The highlight of these modules is NOT the requirement for a certification.
It is that to fill in these forms you need to be a trading platform, a financial advisor or a financial institution.
Just to be very clear, if BlockchainTop, which is a simple news blog, would like to fill in these forms, it couldn’t fill in all its boxes.
In a nutshell, there is no form for blogs, only for trading platforms, bank advisors and financial institutions.
This way, the two media 2.0 giants, once they receive the forms filled in by users, can easily select only banks, platforms, credit institutions and financial consultants and give only to the above the permission to advertise.
What is the outcome?
It is that at the end of this “skimming process”, Google and Facebook will be set up so that those who sell products or financial instruments linked to cryptocurrencies will be able to increase their user base through advertising and then disseminate their non-independent information more effectively.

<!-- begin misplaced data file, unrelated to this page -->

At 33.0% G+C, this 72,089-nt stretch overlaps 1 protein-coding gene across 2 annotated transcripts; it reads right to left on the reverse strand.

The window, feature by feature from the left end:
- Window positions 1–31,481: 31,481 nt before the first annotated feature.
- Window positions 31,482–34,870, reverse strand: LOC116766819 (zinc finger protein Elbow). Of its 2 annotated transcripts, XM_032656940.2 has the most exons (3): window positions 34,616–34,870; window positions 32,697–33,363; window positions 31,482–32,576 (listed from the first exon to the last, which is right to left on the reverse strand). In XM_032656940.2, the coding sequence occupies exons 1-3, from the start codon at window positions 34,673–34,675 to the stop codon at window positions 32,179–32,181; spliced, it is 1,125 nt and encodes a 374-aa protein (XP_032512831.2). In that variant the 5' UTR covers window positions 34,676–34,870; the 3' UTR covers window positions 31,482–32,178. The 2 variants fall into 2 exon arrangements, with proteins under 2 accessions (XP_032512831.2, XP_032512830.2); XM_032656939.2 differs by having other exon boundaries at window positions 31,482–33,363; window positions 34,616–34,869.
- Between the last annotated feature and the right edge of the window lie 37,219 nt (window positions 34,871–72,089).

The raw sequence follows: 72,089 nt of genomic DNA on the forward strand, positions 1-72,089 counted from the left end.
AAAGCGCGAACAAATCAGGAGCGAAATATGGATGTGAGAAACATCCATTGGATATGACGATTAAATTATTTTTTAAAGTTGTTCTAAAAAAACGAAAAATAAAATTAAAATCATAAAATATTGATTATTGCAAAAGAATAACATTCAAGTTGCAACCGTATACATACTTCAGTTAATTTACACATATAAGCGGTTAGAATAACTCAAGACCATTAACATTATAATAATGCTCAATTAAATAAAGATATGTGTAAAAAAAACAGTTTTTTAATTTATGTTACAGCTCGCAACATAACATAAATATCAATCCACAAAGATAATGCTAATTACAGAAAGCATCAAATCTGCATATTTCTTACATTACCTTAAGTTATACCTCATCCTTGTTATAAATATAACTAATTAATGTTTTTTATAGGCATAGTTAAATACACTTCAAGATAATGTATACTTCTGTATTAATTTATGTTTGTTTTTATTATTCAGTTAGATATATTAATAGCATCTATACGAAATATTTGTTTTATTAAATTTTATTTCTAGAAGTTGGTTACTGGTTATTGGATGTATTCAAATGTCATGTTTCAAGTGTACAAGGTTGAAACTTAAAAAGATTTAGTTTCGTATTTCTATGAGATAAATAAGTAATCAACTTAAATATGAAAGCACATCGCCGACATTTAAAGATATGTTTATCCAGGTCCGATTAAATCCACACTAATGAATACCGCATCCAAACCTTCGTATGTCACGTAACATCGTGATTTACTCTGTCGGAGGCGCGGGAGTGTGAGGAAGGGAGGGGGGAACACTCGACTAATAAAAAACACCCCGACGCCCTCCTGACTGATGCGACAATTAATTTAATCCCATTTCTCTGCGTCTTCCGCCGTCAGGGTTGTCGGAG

By contrast, blogs and sites that publish simple crypto news and do not sell financial platforms or packages will have fewer readers to distribute their independent articles to.
Thanks to the social networks set up in such a way, traditional finance will be able to spread information (misinformation!) more effectively than independent blogs.
The old trick used by Hearst to get speculators out of Homestake Mine with the complicity of local newspapers has been updated to modern times, and is working now as it did in the nineteenth century!
Today, however, it is increasingly difficult for traditional finance to hidden its acquisitions and currency movements, even when they happen away from the spotlight.
We know, therefore, that, respecting the usual script that has been in effect since the nineteenth century, in the face of this manipulation of the media and the spreading of news that discourage individual investors, traditional finance is already helping itself to the cryptos.
In the last 90 days, in fact, we have seen some of the world’s biggest investors flood into cryptocurrencies: